February 23, 2017

Piper Perish - Kayla Cagan

Title: Piper Perish
Author: Kayla Cagan
Pages: 416
Publisher: Chronicle Books
Source: Netgalley
Goodreads rating: DNF
About: Now is the time for fearlessness.

Piper Perish inhales air and exhales art. The sooner she and her best friends can get out of Houston and get to New York City, the better. Art school has been Piper’s dream her whole life, and now that senior year is halfway over, she’s never felt more ready. But in the final months before graduation, things are weird with her friends and stressful with three different guys, and Piper’s sister’s tyrannical mental state seems to thwart every attempt at happiness for the close-knit Perish family. Piper’s art just might be enough to get her out. But is she brave enough to seize that power, even if it means giving up what she’s always known?

Brutal honesty time: I DNF-ed this book.  I've never done that for a book on this blog before.  I just...I don't know, I cut down my Goodreads goal to 80 books this year (which I said I would NEVER do).  I'm just so tired of scrambling to hit 100 at the end of every year.  It's not doing anything to help my reading.  So I'm also trying to get better at letting go of books that don't do anything for me.

You tell 'em Emily.  

But I do want to share my feelings about the book because I read the first 100 pages, so here we go.

First of all, I liked that there was art included in the book.  It makes sense, Piper is an artist (and a great one, according to her teachers) and it was nice that it was included on the page so we get a feel for her as an artist.  I'd be curious to see it in the finished copy because on my 1st edition Nook (I'm a dinosaur, I know) it was in black & white.

- - - Spoilers ahead - - -

The biggest stumbling block I had with Piper Perish is that Piper is written as if she is very young.  She is supposed to be a senior in high school.  You know, ready to leave her Texas roots for New York City, to go to art school and start living her pretentious fantasy life she's been dreaming of all these years.  But she reads like a 13 year old.  She's brattily freaking out all the time.  First about her boyfriend, who's just broken up with her for another boy.  Which very quickly becomes her wondering if she turned him gay, if she had dressed differently, etc. etc.  Is it just me or does it feel like we should be past that (like it's a storyline from a 90s sitcom, not a 2017 book)?  Then about her older sister, who is about to take some time off of college and move home because she's pregnant.  And literally all Piper cares about is that now she can't turn her sister's room into her art studio.  Insensitive much?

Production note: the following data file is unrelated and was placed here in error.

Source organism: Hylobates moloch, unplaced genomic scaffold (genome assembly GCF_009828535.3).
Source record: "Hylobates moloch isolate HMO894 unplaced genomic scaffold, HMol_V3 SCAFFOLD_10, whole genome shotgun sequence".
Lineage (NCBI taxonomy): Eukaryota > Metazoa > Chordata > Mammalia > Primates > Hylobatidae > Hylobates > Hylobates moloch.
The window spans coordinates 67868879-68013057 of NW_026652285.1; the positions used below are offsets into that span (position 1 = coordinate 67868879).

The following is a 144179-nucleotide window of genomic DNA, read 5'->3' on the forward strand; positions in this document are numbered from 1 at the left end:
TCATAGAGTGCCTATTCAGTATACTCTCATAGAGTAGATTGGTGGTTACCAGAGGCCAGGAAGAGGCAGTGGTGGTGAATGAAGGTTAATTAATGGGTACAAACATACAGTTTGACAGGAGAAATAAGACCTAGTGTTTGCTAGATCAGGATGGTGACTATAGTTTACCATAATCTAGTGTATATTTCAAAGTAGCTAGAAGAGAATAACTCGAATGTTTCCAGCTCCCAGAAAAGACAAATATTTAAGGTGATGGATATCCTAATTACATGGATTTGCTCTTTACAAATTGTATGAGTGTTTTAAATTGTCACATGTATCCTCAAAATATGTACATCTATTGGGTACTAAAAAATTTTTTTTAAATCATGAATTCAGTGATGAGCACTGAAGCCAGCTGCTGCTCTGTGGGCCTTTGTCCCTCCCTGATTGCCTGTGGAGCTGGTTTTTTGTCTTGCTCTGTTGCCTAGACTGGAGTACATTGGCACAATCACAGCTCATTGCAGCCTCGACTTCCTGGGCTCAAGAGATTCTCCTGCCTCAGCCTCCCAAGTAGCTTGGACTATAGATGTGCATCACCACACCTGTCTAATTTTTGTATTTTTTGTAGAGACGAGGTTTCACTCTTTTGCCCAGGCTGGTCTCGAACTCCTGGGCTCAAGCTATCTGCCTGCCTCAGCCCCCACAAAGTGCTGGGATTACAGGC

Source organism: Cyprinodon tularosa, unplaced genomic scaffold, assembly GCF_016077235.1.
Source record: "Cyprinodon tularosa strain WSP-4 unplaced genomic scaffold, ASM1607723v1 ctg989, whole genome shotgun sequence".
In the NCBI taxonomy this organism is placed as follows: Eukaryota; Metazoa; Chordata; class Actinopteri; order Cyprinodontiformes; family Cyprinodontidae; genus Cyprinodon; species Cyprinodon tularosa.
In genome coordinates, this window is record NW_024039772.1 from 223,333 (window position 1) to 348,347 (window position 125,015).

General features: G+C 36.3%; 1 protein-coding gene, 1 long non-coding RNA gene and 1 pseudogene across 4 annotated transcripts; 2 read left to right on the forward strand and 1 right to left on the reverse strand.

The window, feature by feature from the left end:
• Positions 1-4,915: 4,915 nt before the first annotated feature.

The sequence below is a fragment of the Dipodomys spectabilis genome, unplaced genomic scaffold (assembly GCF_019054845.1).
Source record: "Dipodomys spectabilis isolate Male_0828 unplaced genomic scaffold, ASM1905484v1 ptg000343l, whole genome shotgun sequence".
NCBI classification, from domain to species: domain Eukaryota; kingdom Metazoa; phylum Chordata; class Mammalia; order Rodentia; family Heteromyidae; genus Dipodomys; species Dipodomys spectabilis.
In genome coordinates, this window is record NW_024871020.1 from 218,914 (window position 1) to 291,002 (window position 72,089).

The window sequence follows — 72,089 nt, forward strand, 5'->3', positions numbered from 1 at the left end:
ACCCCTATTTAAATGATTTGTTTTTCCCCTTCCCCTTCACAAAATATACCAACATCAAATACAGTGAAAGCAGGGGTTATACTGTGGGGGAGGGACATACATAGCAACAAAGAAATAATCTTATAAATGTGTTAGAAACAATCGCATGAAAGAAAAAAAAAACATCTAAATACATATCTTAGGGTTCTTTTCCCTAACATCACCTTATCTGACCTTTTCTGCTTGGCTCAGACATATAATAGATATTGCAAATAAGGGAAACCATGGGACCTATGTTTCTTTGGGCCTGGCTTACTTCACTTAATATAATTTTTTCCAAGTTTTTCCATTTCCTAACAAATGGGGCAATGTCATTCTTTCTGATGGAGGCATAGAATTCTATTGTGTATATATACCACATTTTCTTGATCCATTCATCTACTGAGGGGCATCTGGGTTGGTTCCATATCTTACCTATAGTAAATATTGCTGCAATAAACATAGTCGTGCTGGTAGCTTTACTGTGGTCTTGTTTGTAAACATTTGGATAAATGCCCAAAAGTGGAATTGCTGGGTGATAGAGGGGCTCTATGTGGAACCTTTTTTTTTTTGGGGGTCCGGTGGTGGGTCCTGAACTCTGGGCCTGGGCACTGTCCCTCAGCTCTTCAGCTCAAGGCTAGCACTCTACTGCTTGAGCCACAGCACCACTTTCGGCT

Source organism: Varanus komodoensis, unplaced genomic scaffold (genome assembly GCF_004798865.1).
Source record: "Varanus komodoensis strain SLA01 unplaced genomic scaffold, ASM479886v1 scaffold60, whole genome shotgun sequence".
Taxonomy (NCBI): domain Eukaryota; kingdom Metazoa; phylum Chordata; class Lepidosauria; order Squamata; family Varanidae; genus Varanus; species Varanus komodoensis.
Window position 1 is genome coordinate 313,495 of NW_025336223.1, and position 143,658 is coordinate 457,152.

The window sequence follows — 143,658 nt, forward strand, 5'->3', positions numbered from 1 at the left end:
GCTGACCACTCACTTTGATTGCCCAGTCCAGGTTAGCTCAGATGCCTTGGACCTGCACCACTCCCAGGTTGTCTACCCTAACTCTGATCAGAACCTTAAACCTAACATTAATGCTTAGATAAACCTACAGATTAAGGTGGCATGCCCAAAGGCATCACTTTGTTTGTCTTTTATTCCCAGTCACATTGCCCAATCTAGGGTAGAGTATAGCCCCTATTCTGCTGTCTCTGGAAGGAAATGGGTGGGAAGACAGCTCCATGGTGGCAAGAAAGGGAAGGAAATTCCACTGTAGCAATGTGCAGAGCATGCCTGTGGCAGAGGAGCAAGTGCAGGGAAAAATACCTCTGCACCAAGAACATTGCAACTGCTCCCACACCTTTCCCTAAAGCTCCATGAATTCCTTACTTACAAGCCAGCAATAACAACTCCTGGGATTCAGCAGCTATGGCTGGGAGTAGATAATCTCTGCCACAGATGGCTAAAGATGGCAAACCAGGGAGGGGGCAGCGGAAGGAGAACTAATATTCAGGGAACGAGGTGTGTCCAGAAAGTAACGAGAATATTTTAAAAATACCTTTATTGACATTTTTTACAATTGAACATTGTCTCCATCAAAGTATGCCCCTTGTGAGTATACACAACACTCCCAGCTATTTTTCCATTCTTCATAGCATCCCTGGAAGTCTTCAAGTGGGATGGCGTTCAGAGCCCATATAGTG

The other big problem I had was Piper's obsession with Andy Warhol.  I get being obsessed with things, trust me, I do.  But this was so over the top annoying.  Like constantly being like what would Andy think?  Quoting him all the time, dressing like him, dreaming about him, only going to the dance because they could pretend it was like being at the Silver Factory.  It was really pretentious and annoying and I couldn't get past it.  

I'm sure some people will love this one, but it just wasn't for me.  The characters, especially Piper, were too annoying for me to power through 400+ pages.  If you like quirkycharacters or are really into art, maybe give Piper Perish a shot.

February 21, 2017

Top Ten Tuesday (109)

This week's topic is top ten books I loved less that I thought I would.  It is my least favorite thing when I get super hyped for a book only to have it disappoint me.  Here's a list of some of my worst offenders.

Ruby Circle - The biggest disappointment tbh.  Sydney and Adrian are definitely one of my fav YA couples ever, but I really wasn't pleased with the last 1/3 of their story.